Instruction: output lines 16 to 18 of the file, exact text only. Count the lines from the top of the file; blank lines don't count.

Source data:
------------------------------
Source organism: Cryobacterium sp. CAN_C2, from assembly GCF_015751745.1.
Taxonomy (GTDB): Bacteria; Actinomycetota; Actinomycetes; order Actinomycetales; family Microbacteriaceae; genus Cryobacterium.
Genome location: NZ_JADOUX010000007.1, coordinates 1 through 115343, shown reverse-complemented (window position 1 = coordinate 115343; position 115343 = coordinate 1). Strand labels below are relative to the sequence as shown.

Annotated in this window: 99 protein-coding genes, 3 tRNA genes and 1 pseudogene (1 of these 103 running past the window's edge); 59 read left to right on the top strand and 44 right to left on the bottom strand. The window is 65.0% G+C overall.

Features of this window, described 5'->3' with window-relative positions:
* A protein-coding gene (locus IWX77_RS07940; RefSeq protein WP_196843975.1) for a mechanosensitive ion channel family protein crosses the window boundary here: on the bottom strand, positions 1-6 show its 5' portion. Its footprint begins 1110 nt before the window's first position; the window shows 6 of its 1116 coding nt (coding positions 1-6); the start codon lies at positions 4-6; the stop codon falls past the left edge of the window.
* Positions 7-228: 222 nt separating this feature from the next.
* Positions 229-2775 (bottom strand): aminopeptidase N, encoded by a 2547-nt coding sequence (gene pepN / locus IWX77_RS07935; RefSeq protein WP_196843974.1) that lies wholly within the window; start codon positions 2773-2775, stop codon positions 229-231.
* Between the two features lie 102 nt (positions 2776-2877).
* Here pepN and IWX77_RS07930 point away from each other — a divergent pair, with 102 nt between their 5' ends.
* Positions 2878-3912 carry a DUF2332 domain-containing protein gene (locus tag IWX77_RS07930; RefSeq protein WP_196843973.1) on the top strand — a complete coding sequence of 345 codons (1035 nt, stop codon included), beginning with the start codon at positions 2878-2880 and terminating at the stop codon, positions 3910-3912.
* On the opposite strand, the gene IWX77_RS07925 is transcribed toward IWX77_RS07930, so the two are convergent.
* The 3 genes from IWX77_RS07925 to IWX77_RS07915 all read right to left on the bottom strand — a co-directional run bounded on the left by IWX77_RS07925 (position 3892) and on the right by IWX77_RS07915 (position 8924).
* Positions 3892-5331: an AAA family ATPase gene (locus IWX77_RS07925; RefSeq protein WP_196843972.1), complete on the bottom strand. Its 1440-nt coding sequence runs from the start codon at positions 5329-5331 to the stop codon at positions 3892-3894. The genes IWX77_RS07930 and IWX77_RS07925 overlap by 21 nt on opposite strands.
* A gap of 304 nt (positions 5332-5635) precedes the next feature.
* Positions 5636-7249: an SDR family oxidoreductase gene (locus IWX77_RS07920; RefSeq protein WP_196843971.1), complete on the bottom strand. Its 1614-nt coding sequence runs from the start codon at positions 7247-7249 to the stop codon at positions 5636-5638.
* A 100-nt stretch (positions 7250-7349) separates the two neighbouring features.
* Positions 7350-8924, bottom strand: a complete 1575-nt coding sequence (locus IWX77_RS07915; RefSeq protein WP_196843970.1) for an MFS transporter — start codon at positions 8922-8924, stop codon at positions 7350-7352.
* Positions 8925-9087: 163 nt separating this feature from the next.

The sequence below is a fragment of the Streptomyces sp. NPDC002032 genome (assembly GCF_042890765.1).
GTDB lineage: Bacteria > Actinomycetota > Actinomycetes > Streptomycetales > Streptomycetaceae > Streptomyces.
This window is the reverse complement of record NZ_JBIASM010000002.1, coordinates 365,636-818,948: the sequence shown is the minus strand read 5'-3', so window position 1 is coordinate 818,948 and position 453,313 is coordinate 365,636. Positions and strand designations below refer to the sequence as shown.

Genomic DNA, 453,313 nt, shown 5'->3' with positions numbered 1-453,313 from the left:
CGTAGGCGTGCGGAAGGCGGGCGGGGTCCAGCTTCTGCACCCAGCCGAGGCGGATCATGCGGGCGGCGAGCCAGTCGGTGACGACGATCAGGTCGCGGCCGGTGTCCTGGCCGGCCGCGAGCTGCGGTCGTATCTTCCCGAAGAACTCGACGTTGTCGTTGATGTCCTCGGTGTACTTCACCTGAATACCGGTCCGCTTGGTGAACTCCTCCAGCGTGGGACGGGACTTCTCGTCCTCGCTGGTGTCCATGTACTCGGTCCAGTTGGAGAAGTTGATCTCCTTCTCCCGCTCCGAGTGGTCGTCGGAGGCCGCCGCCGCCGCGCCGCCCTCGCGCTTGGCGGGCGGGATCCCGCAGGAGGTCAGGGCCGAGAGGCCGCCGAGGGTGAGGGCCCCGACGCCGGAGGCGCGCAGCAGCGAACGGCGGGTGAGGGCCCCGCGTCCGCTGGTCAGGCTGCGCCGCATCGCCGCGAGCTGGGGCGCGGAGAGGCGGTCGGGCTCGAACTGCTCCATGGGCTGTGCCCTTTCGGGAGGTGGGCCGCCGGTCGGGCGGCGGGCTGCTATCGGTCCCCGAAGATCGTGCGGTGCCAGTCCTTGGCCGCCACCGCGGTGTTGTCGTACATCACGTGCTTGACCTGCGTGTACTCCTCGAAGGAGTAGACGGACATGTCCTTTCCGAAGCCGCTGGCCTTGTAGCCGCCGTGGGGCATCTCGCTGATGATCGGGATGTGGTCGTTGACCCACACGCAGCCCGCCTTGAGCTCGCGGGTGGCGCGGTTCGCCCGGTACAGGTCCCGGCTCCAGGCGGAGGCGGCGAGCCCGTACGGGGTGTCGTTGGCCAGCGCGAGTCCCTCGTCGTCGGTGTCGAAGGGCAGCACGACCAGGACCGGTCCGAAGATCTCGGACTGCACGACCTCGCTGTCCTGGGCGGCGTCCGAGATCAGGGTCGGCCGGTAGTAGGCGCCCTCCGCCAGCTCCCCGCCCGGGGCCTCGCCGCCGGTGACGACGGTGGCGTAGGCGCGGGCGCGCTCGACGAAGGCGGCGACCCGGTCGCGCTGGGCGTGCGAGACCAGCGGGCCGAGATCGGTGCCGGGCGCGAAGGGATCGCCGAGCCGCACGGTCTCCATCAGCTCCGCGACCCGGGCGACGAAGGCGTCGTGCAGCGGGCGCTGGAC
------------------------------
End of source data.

* Positions 5636-7249: an SDR family oxidoreductase gene (locus IWX77_RS07920; RefSeq protein WP_196843971.1), complete on the bottom strand. Its 1614-nt coding sequence runs from the start codon at positions 7247-7249 to the stop codon at positions 5636-5638.
* A 100-nt stretch (positions 7250-7349) separates the two neighbouring features.
* Positions 7350-8924, bottom strand: a complete 1575-nt coding sequence (locus IWX77_RS07915; RefSeq protein WP_196843970.1) for an MFS transporter — start codon at positions 8922-8924, stop codon at positions 7350-7352.